Georgetown University’s Newspaper of Record since 1920

The Hoya

Georgetown University’s Newspaper of Record since 1920

The Hoya

Georgetown University’s Newspaper of Record since 1920

The Hoya

The Most Efficient Course Reserves Solution

To the Editor:

Your editorial, “Rethink Course Reserves” (The Hoya, Nov. 11, 2005, A2), identifies a significant problem: how to distribute readings to students with the most convenience and at the least expense. As the editorial points out, putting readings on reserve then requires students to spend lots of money and time printing out those readings. (And yes, you should print them out, read them off paper, and take notes in the margins!)

Unfortunately, the alternative you suggest of producing reading packets at Kinko’s is not viable. As a consequence of a costly lawsuit some years back, Kinko’s will not produce such packets of copyrighted material (which virtually all books and academic journals are). Copyright permissions are often as expensive as making the copies themselves, so producing legal reading packets with all the appropriate copyright permissions leads to

outrageously expensive reading packets. If students balk at a $100 book, then they surely will balk even more loudly at a $200 reading packet.

Fortunately, there’s an alternative. Here’s the solution that I suggest to students in my Introduction to International Relations class for which I place many readings on Blackboard:

1. At the beginning of the semester, get together with some friends or dormmates who are also in your class.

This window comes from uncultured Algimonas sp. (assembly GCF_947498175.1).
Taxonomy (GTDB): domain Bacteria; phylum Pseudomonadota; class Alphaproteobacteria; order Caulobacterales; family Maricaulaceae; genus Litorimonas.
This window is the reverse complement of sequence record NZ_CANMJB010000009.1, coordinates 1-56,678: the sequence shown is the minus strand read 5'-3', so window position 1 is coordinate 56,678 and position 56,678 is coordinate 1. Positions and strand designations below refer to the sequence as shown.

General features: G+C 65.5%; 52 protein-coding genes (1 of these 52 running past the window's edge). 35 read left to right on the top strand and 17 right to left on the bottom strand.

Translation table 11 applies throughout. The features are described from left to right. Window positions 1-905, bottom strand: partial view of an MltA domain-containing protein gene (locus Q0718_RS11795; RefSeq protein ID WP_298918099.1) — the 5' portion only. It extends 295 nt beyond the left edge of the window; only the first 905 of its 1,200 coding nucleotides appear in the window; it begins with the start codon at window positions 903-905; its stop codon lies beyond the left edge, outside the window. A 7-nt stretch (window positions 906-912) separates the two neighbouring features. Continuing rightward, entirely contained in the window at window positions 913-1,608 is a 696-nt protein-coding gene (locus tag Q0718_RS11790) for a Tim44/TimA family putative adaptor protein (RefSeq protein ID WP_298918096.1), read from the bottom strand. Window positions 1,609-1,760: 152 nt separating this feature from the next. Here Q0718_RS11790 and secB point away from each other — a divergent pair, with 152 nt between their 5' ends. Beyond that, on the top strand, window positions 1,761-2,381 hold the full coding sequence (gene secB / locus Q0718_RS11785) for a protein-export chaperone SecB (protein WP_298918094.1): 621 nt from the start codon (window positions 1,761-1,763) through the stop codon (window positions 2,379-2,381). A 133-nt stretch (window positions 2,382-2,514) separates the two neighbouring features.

2. As a group, make one copy of all the readings off of reserves or Blackboard.

3. Go to Kinko’s and make as many copies of the set of readings as there are people in your group (unless you happen to get a clerk who is unfamiliar with Kinko’s policies, you’ll have to make the copies yourself because Kinko’s won’t copy copyrighted material for you).

4. Split all the costs among the members of your group.

The biggest saving with this solution is in time: Printing out only one copy of the reserves will collectively save your group a large amount of time. Photocopying is much faster than laser printing. If you would have to pay for your laser printouts, then this solution will also save you money since photocopies are typically less expensive than laser printouts.

Believe it or not, faculty don’t relish the idea that their students are spending lots of time and money printing out readings off of reserve or Blackboard. Hopefully, the solution suggested above can help alleviate this problem.

David Edelstein

Assistant Professor

Edmund A. Walsh School of Foreign Service & Department of Government

Nov. 11, 2005

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